After 10 years of living with a special device that helps the heart pump blood, one pediatric patient is part of an elite group of survivors.
Anxious to protect her children, Stanford immunology researcher enrolls her two young children Pfizer’s COVID-19 vaccine clinical trial for kids.
A revolutionaly technique helps cure 9-year-old girl who was Stanford Children's Health's 1,000th stem cell transplant patient.
A cancer survivor treated at Stanford has written a book to help kids facing stem cell transplant understand the procedure and approach it with courage.
In this Voices of COVID story, Stanford Children's Health physician Alan Schroeder, MD, talks about his work caring for kids with COVID-19 symptoms.
Tracking a pain-relief device's success in patients who aren't in clinical trials is seen as a promising approach to expanding treatment options for kids.
A blood test that predicts if a baby will be born prematurely works well for pregnant women in developing countries, a Stanford-led study found.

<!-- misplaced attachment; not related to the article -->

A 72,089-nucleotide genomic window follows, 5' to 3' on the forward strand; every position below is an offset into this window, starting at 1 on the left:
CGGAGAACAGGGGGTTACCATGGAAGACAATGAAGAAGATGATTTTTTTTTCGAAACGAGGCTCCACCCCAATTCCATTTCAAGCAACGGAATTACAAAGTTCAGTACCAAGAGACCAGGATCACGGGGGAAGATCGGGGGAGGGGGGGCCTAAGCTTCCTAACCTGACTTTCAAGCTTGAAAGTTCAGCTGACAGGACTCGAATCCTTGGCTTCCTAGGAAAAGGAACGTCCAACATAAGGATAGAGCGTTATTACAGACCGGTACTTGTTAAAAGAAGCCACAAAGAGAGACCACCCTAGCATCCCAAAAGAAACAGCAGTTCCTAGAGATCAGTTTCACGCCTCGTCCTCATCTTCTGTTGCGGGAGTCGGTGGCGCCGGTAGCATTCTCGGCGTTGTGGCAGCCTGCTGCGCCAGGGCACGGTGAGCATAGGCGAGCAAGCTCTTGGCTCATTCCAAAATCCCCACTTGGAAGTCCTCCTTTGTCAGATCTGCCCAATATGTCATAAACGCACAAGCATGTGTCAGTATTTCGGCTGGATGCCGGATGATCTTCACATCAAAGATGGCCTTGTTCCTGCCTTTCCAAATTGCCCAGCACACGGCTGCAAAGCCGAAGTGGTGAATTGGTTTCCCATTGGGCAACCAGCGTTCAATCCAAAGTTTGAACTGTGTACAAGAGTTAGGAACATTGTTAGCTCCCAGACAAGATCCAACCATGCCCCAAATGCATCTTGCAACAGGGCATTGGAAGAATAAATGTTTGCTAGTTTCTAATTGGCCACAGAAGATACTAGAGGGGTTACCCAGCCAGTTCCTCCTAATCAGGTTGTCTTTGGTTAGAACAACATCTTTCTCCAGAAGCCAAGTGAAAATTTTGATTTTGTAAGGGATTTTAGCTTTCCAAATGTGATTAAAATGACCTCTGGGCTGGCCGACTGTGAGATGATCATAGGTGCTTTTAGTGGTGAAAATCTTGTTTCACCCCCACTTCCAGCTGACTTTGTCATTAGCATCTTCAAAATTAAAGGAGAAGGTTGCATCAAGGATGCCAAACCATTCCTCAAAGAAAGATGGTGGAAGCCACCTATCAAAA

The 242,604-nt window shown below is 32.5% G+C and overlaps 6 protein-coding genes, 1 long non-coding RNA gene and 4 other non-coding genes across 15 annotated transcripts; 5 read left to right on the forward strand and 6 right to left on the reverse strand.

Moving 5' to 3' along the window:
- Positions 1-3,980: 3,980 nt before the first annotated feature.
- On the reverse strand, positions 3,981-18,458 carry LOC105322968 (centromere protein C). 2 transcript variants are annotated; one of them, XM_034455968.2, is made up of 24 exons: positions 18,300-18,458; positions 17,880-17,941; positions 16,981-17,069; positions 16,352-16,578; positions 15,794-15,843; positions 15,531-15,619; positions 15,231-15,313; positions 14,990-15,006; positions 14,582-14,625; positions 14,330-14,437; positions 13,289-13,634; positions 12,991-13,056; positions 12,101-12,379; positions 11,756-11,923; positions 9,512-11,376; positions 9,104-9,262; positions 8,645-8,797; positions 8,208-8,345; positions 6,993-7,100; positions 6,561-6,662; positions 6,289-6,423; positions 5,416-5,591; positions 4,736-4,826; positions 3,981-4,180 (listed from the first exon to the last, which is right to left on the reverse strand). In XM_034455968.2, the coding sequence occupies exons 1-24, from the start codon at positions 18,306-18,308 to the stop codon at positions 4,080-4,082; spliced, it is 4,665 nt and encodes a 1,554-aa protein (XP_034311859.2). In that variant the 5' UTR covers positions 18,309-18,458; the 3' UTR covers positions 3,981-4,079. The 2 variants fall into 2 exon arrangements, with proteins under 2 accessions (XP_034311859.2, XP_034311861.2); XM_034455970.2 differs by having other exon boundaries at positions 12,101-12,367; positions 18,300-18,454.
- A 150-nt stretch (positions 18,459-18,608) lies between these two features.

A public health program in India improved maternal and child health initially, but was at risk of leaving behind disadvantaged participants when it expanded.
Stanford researchers have several projects underway to improve imaging techniques, bracing treatment and surgeries for kids and teens with scoliosis.
A Stanford researcher talks about navigating the uncertainty of making medical decisions for her 5-year-old son with an undiagnosed genetic disorder.
Stanford infectious disease expert Yvonne Maldonado, MD, describes principles for developing safe and effective COVID-19 vaccines for everyone.
Technology that sends blood sugar-level updates to their smartphones improves outcomes for young people with type 1 diabetes, a Stanford trial shows.
With changes in ultrasound technology, Stanford researchers have improved the method of diagnosing brain bleeds, a common form of birth injury in newborns.
When pregnant women are assaulted, their babies are more likely to be born prematurely and to weigh less, Stanford Health Policy research shows.
A Stanford physician co-authored a list of likely biological factors underlying the reduced development of COVID-19 for children compared to adults.
Stanford researchers have found a good drug target for treating Diamond-Blackfan anemia, a genetic disease that impairs red blood cell formation.